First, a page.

The following is a summary of Tetris: The Games People Play by Box Brown from Amazon:
It is, perhaps, the perfect video game. Simple yet addictive, Tetris delivers an irresistible, unending puzzle that has players hooked. Play it long enough and you’ll see those brightly colored geometric shapes everywhere. You’ll see them in your dreams.
Alexey Pajitnov had big ideas about games. In 1984, he created Tetris in his spare time while developing software for the Soviet government. Once Tetris emerged from behind the Iron Curtain, it was an instant hit. Nintendo, Atari, Sega―game developers big and small all wanted Tetris. A bidding war was sparked, followed by clandestine trips to Moscow, backroom deals, innumerable miscommunications, and outright theft.
In this graphic novel,New York Times–bestselling author Box Brown untangles this complex history and delves deep into the role games play in art, culture, and commerce. For the first time and in unparalleled detail, Tetris: The Games People Play tells the true story of the world’s most popular video game.
I enjoyed reading all 253 pages of Tetris: The Games People Play by Box Brown in a couple of hours. So, it's definitely a fast read. I am giving Tetris: The Games People Play by Box Brown a rating of 4 stars out of 5 stars.

Until my next post, happy reading!

Monday, September 3, 2018

September is Library Card Sign-Up Month!!


If you don't have a library card for your local public library, now is your time to grab one during the month of September for Library Card Sign-Up Month!!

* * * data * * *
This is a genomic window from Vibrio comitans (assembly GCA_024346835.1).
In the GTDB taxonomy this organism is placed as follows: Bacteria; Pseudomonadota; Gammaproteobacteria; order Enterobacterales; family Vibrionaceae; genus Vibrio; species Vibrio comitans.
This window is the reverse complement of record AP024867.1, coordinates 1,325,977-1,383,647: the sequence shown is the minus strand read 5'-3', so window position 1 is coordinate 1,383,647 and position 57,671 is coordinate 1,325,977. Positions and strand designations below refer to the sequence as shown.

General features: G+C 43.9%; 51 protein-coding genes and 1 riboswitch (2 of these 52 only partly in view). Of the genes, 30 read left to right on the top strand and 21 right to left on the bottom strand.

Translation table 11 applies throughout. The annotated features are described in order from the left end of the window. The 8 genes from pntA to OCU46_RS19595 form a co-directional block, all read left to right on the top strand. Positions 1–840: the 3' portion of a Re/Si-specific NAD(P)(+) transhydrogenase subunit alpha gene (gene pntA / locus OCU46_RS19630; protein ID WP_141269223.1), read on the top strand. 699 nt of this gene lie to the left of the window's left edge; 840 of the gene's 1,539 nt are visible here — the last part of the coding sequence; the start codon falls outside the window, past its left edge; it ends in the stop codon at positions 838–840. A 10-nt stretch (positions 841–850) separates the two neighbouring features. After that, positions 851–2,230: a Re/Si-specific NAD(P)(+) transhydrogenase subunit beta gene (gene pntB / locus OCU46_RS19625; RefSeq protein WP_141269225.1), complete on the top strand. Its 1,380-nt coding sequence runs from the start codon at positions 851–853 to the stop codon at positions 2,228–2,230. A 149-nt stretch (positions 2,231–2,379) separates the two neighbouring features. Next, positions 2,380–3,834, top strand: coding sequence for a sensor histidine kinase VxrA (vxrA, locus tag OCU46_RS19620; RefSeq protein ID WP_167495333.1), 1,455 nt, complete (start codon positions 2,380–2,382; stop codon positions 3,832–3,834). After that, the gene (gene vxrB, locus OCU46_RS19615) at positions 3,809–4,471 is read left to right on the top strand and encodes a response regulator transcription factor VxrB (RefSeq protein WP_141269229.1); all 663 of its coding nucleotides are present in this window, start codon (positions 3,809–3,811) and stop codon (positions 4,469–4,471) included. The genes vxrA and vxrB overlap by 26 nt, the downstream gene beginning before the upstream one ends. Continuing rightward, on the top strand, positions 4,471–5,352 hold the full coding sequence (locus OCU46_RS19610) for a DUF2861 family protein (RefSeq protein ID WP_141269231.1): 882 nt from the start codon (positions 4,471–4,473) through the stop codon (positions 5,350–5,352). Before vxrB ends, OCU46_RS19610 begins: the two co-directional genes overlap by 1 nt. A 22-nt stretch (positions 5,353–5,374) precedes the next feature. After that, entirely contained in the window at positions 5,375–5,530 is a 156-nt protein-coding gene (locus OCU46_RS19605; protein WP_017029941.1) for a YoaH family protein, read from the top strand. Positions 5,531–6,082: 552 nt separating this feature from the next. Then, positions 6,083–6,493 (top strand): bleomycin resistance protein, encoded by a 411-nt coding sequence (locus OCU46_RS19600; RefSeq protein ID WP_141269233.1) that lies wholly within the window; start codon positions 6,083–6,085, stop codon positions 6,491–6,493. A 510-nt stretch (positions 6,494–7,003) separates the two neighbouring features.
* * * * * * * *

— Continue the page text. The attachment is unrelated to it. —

Sunday, September 2, 2018

10 Animals Who Have Found Their Way Into Libraries

I came across another wonderful article on Electric Lit's website titled, 10 Animals Who Have Broken Into the Library by Erin Bartnett. In the article, Erin Bartnett writes the following:
The library is a refuge for everyone — and by everyone, I mean the whole of the animal kingdom. Sure, we all know (and try to forget) that plenty of microbial folks have wiggled their way into the stacks of the library, but what about the bigger critters and creatures? Last week, the Washington Post reported that a Georgetown library closed early after a knot — that’s the term used for a snake party — of four (four!) snakes was untangled and removed from the library premises. The library stayed closed for two more days just to make sure there were no more snakes on the premises.
We had a lot of questions. Would Samuel L. Jackson sign on for the dramatic adaptation, Snakes in the Library? Is the booksnake the sneakier and more intimidating relative of the bookworm? And most importantly: Are there other creatures who like to hang out in the library?
You’ll be pleased (or, in certain cases, concerned) to learn that there definitely are. Here are the ten species proven to be most bookish, based on their propensity for sneaking into the stacks.
Click on the above link to see which unusual animals have been discovered inside libraries... You won't be disappointed!